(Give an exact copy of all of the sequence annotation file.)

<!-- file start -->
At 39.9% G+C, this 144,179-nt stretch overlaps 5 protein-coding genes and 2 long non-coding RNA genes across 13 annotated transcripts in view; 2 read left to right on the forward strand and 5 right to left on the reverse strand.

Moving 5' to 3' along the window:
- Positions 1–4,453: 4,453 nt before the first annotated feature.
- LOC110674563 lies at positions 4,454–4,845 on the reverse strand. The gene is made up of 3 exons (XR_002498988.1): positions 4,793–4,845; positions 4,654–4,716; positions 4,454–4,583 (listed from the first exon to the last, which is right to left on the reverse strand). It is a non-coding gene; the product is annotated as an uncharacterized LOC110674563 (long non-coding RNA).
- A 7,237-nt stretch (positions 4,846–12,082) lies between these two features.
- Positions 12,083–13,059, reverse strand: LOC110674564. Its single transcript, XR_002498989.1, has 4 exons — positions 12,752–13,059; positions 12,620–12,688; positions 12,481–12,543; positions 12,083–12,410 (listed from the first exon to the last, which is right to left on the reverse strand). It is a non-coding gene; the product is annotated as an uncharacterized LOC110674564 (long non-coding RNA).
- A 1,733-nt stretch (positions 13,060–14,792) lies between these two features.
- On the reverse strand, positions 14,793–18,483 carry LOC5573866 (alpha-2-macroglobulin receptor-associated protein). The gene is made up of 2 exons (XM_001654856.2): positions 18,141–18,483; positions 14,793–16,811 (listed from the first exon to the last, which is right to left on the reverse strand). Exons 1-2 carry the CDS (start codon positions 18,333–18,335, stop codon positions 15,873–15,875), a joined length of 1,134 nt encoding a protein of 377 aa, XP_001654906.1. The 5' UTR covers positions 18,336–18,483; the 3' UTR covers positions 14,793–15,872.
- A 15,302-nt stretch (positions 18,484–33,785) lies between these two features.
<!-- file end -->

At 39.9% G+C, this 144,179-nt stretch overlaps 5 protein-coding genes and 2 long non-coding RNA genes across 13 annotated transcripts in view; 2 read left to right on the forward strand and 5 right to left on the reverse strand.

Moving 5' to 3' along the window:
- Positions 1–4,453: 4,453 nt before the first annotated feature.
- LOC110674563 lies at positions 4,454–4,845 on the reverse strand. The gene is made up of 3 exons (XR_002498988.1): positions 4,793–4,845; positions 4,654–4,716; positions 4,454–4,583 (listed from the first exon to the last, which is right to left on the reverse strand). It is a non-coding gene; the product is annotated as an uncharacterized LOC110674563 (long non-coding RNA).
- A 7,237-nt stretch (positions 4,846–12,082) lies between these two features.
- Positions 12,083–13,059, reverse strand: LOC110674564. Its single transcript, XR_002498989.1, has 4 exons — positions 12,752–13,059; positions 12,620–12,688; positions 12,481–12,543; positions 12,083–12,410 (listed from the first exon to the last, which is right to left on the reverse strand). It is a non-coding gene; the product is annotated as an uncharacterized LOC110674564 (long non-coding RNA).
- A 1,733-nt stretch (positions 13,060–14,792) lies between these two features.
- On the reverse strand, positions 14,793–18,483 carry LOC5573866 (alpha-2-macroglobulin receptor-associated protein). The gene is made up of 2 exons (XM_001654856.2): positions 18,141–18,483; positions 14,793–16,811 (listed from the first exon to the last, which is right to left on the reverse strand). Exons 1-2 carry the CDS (start codon positions 18,333–18,335, stop codon positions 15,873–15,875), a joined length of 1,134 nt encoding a protein of 377 aa, XP_001654906.1. The 5' UTR covers positions 18,336–18,483; the 3' UTR covers positions 14,793–15,872.
- A 15,302-nt stretch (positions 18,484–33,785) lies between these two features.